The European Commission's Scientific Advice Mechanism has recently published a major evidence review report, together with a set of recommendations for EU policy, on the subject of biodegradable plastics. Prof. Auxiliadora Prieto, a researcher at Margarita Salas Biological Research Center (CSIC) and coordinator of the Susplast Platform, has been one of the consulted leading experts to elaborate the report.
The evidence report elaborated by SAPEA (Science Advice for Policy by European Academies) covers the biodegradability of plastics in the open environment to assess the problem of plastic pollution from the latest scientific evidence.
Each year, more and more plastic ends up in the natural environment, raising concerns of risk to the environment, animal and human health. Replacing conventional plastic with biodegradable plastic can help with applications in the open environment — such as agriculture and fisheries, or plastics in fireworks — and where it is difficult or expensive to remove it from the environment. Biodegradable plastics that are designed for industrial composting can also bring benefits in a waste system that is well-managed to ensure this happens.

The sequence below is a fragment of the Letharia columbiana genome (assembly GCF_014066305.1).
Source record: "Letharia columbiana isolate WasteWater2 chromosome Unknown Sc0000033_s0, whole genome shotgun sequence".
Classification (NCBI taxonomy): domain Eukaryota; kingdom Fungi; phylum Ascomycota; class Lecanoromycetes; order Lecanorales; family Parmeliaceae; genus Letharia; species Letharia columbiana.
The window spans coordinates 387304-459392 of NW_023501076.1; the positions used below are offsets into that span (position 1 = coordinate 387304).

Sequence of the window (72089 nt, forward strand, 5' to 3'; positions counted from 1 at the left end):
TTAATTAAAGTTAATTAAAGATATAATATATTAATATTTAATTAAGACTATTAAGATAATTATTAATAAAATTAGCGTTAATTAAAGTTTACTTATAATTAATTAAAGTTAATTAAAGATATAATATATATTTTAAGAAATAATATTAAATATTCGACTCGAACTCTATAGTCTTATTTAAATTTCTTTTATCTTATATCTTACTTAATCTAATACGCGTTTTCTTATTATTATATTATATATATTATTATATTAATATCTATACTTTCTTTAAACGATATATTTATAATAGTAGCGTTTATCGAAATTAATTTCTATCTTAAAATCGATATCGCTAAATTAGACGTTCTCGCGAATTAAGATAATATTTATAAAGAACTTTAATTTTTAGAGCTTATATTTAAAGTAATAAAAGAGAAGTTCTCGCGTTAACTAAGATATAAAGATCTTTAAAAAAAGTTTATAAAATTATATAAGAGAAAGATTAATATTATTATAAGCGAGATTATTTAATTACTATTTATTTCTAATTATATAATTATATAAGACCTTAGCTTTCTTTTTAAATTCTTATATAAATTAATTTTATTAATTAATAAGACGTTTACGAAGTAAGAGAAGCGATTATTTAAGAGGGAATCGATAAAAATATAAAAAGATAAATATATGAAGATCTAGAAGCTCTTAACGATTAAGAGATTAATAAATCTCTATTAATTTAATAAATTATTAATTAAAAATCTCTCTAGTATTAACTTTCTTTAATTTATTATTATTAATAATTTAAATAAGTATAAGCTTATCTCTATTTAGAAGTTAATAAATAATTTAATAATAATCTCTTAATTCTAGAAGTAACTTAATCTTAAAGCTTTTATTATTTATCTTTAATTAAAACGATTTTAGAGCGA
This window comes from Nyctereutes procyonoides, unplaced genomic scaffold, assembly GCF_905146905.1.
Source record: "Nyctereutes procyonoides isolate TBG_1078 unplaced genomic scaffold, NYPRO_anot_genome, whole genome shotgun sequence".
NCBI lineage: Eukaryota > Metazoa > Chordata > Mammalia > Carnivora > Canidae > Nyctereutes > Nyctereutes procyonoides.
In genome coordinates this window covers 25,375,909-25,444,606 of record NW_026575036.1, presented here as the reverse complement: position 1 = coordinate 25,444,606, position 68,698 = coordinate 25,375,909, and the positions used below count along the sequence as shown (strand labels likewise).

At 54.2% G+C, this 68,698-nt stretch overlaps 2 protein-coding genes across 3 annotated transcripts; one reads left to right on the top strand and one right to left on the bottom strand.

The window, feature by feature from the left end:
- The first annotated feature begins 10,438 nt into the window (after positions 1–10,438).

The tendency in the field would be to advocate for a circular economy: reduce the amount of plastic we use, re-use it and recycle it. However, when this cannot be achieved there is a need to look for alternatives, such as biodegradable plastics which, as the Evidence Review Report highlights, can play a role in reducing the accumulation of plastics in the environment, within some specific applications.
The SAPEA experts also stress that calling something ‘biodegradable’ does not mean that it will biodegrade in all conditions. Whether an item will biodegrade harmlessly depends not only on the item itself, but which environment it ends up in, what it breaks down into, and how long that takes.
Informed by this evidence, the Group of Chief Scientific Advisors provide recommendations on which specific applications of biodegradable plastics in the open environment offer potential benefits over conventional plastics.
SAPEA brings together outstanding expertise in engineering, humanities, medicine, natural and social sciences from over 100 academies, young academies, and learned societies across Europe. It is part of the European Commission’s Scientific Advice Mechanism and, together with the Group of Chief Scientific Advisors, they provide independent scientific advice to European Commissioners to support their decision-making, to strengthen connections between Europe’s academies and Academy Networks, and to stimulate debate in Europe about the role of evidence in policy-making.
Download the evidence report here.
Read the scientific opinion here.